THE CENTRAL GROUP 1944 - Present
Listen to the oral history of the Central Group below:
THE CENTRAL GROUP was formed in 1944 and was the first group to receive an official group # from the general service office in new york city, ny.
May 26, 1941
Mr. and Mrs. Clark and Ellen B., write a letter to the Ruth Hock at The Alcoholic Foundation requesting a copy of The Big Book of Alcoholics Anonymous. While they were not Alcoholic themselves, they wanted to remain Anonymous and help Alcoholics recover. Ruth Hock stayed in touch with the Anonymous Couple through letter writing and would send any Memphis inquiries their way. They resided at 1498 Goodbar.
Memphis was listed in the General Service Office as having “One Contact, No Group”
Jan 20, 1944
The first AA meeting in Memphis was founded by traveling salesmen from Birmingham Alabama who were members of the Five Points Group there. That Birmingham group still meets today. These men were Harry Huckstop, Wally Hartsfield, and Warren Clower. They were joined by Dr. Ed Thorne from Holly Springs, MS. This meeting was held in the basement of the Peabody Hotel Jan 20, 1944.
These Meeting Continued every Friday Night until The Alcan Club opened. A Second meeting would take place at The YMCA Downtown in the Spring of 1944.
May 17, 1944
The first correspondence with the group is dated May 17, 1944. Wally H. wrote with Bobby B., secretary at the Alcoholic Foundation, with:
I have rarely heard of a finer start than this group has had. Memphis was ready and waiting for some one to start the ball rolling. Harry H. and Warren C. have been as helpful as possible and the result is a group of 20-odd established with the blessing of the city’s leaders. (To say nothing of the alcoholics) We are meeting regularly each Friday night at the Chamber of Commerce in the basement of The Peabody Hotel. Many of us will journey down to Birmingham to see and meet Bill on his visit to that city.
June 26, 1944
The next correspondence is a group information sheet dated June 26, 1944. The group had 26 members who met at the Y.M.C.A. on Fridays. Howard U. was the secretary for the group.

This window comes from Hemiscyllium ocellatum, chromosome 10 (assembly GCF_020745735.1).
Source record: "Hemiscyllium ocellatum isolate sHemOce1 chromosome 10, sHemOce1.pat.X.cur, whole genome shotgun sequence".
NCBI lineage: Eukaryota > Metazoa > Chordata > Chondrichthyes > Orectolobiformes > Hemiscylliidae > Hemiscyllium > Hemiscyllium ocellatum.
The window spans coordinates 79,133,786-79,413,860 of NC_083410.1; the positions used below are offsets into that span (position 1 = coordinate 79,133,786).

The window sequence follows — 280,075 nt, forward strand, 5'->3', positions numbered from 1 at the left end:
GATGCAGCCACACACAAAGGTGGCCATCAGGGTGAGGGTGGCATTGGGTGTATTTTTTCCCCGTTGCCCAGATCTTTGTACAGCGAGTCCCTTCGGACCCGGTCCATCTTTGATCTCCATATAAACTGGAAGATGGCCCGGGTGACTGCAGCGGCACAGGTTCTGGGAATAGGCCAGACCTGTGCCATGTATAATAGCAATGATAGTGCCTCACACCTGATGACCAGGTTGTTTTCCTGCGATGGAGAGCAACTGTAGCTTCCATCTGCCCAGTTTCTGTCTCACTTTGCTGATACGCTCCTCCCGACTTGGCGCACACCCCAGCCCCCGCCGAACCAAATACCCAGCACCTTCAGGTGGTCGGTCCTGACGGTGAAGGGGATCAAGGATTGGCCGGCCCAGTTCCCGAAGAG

The Central Group holds it’s first Meeting at 152 Madison (Currently The Brass Door) It had 30 Members present. It consisted of Members from both The Peabody Meeting and the YMCA Meeting.
Secretary Oscar M. reports to The Alcoholic Foundation that The Central Group is Memphis' first Alcan Clubhouse and has 150 Members. The Clubhouse was called The Central Group Meeting Rooms. In the early days, AA Clubhouses Nationwide used the name Alcan Clubs, derived from our Fellowships name:
January 17, 1946
Charles L., of the group, wrote to Bill W. on January 17, 1946.
It has been our custom since the early beginning of the group to hold open meetings of the group every four to eight weeks. At these meetings our membership has been privileged to invite their families, doctors, ministers, or other having a direct and personal interest in the members of the group. These meetings have undoubtedly been a very strengthening thing for our group and to hold them we have secured excellent speakers from the groups in other cities and this has of course added interest and helped to keep our group rejuvenated. We have found them a great inspiration, and they are the only “open” A.A. meetings we have.
September 19th, 1947
The Central Group is host to The Southeast Conference and invites Bill Wilson to Memphis where he introduces the Long Form of AA’s 12 Traditions, known then as “Twelve Points to assure our Future”
The Central Group of Memphis reaches 225 Members, the largest Membership to date.
December 17th, 1955
The Central Group petitions the Alcoholic Foundation for Group #
January 27th, 1956
The Central Group is issued its Group # 112661, the first Group in Memphis to be issued Group #.
January 27, 1956- In a letter from Charlie to Bill Wilson: